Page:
As podcasts continue to grow in popularity, politicians are increasingly using the medium to reach the public without having to go through traditional news media.
One standout example is Sen. Ted Cruz’s new podcast “Verdict With Ted Cruz.” In it, he and co-host Michael Knowles gave listeners play-by-play commentary on President Trump’s impeachment trial. And Cruz’s podcast will go on even though the impeachment trial is over. Houston-area Rep. Dan Crenshaw has another popular podcast, “Hold These Truths,” in which he talks politics with various guests.
Stephanie Martin is an assistant professor of political communication at Southern Methodist University, and studies public discourse among conservatives. She says podcasts are an important tool in which politicians can control public perception more easily than through news appearances.
“Ted Cruz or Crenshaw, they write the questions and the answers,” Martin says. “It is a chance to reinforce the brand they want to be seen as. It is the freedom that you don’t accidently get asked about something you didn’t want to talk about.”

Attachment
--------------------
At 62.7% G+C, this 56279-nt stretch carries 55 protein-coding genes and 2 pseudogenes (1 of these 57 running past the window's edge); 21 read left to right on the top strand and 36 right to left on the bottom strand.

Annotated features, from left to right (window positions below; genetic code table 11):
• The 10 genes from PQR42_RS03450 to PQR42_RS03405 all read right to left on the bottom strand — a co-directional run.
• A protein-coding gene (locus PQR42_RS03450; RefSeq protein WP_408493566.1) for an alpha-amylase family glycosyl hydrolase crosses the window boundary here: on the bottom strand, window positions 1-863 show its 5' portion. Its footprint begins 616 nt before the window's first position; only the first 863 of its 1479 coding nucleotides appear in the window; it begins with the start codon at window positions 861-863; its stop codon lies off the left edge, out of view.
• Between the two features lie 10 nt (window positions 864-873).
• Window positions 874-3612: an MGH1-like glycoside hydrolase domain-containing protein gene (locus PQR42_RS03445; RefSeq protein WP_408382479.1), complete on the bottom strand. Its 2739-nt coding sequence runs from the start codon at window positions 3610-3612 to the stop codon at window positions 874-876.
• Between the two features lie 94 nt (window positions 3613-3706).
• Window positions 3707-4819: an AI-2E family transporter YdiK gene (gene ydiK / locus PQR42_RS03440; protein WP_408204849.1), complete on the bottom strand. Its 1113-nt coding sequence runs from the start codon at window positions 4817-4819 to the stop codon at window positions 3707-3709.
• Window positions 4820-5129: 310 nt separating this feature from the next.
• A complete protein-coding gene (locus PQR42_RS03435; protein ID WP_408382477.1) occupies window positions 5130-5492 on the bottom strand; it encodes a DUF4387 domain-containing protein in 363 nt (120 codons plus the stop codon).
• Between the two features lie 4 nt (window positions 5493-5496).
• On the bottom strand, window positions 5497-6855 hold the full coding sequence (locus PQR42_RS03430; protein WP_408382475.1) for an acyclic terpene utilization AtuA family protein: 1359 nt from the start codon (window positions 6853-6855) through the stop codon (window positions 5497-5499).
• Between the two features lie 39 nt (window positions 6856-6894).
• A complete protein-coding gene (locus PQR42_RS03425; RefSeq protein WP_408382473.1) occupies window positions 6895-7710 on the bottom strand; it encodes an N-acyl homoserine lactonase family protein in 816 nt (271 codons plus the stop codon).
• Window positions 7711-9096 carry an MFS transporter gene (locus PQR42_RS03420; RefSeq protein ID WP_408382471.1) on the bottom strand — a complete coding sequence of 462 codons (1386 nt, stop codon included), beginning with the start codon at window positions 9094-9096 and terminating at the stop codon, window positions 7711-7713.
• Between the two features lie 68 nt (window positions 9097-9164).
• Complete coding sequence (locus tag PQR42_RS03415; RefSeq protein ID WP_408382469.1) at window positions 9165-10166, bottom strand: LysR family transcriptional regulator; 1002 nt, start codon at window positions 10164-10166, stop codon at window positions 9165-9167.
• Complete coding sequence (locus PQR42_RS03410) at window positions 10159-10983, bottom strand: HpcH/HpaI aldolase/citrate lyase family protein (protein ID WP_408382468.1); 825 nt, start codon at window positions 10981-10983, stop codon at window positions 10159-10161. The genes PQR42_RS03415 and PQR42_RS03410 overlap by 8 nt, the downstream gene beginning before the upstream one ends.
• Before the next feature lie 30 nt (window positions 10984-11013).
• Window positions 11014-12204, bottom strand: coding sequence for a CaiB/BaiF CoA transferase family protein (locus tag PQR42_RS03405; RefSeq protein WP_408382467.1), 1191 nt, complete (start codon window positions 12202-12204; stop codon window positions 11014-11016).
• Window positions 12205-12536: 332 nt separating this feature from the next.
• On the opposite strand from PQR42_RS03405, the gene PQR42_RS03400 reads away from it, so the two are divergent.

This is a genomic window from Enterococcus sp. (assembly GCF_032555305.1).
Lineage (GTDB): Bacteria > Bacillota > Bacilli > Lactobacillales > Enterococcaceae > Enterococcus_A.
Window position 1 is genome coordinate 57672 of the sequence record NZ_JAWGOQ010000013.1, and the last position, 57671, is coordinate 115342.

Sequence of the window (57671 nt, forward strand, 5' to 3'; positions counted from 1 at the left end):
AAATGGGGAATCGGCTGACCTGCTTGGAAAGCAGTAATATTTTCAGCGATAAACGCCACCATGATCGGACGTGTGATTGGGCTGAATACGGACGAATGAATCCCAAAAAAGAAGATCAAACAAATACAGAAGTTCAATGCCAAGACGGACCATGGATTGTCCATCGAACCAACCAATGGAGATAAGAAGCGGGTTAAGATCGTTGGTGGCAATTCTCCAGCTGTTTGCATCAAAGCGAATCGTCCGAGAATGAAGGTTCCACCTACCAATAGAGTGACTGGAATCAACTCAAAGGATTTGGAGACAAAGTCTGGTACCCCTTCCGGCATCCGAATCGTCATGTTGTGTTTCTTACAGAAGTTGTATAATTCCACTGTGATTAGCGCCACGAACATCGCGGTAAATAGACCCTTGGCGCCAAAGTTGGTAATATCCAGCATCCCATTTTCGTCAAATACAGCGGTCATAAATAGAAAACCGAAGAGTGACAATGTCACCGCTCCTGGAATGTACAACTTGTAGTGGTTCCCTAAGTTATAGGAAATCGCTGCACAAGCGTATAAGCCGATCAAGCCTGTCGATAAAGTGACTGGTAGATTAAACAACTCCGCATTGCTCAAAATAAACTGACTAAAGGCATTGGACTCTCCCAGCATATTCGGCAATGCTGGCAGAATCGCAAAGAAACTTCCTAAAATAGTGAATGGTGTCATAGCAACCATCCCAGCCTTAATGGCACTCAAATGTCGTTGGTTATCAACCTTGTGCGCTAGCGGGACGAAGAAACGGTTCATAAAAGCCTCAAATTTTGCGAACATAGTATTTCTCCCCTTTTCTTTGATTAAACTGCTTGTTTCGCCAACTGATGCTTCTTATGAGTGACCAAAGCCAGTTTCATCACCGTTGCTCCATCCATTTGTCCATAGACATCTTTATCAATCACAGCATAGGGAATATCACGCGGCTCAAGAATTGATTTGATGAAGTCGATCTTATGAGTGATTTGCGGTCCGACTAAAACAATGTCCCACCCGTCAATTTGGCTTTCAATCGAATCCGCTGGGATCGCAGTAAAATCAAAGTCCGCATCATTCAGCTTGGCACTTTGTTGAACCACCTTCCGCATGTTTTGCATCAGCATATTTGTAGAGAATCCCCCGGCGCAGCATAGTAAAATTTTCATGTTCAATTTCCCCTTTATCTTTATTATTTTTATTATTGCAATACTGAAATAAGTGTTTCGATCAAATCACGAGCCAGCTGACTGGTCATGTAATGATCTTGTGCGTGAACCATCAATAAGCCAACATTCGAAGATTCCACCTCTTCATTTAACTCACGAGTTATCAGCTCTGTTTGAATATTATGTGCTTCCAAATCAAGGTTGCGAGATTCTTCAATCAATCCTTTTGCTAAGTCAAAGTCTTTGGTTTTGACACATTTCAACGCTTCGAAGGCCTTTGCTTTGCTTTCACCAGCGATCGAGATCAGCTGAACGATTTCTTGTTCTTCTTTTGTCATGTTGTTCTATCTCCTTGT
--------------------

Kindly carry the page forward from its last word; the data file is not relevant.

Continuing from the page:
Traditional news media organization have also started a number of their own podcasts. And Martin says they have more resources and skills to maintain a podcast than Cruz or Crenshaw. Martin says podcasting isn’t as easy as some might think, and it could be difficult for politicians who jump into the medium to maintain an audience or stay competitive with news outlets.
Podcasting is almost an extension of what politicians have been doing on social media for the last several years. Donald Trump, for example, has used Twitter to comment on current events, speak directly to his supporters and convey a persona of his choosing. Martin says podcasts serve a similar purpose. But it’s unclear the extent to which Cruz or Crenshaw’s constituents are swayed by what they hear in their podcasts. Martin says some research shows that podcasting feels like a more personal exchange between host and listener than any other medium, which could be an advantage for politicians.
“You are getting to know someone and getting invited into their private conversation. That is what constituents feel like they are getting,” Martin says.
Written by Laura Morales.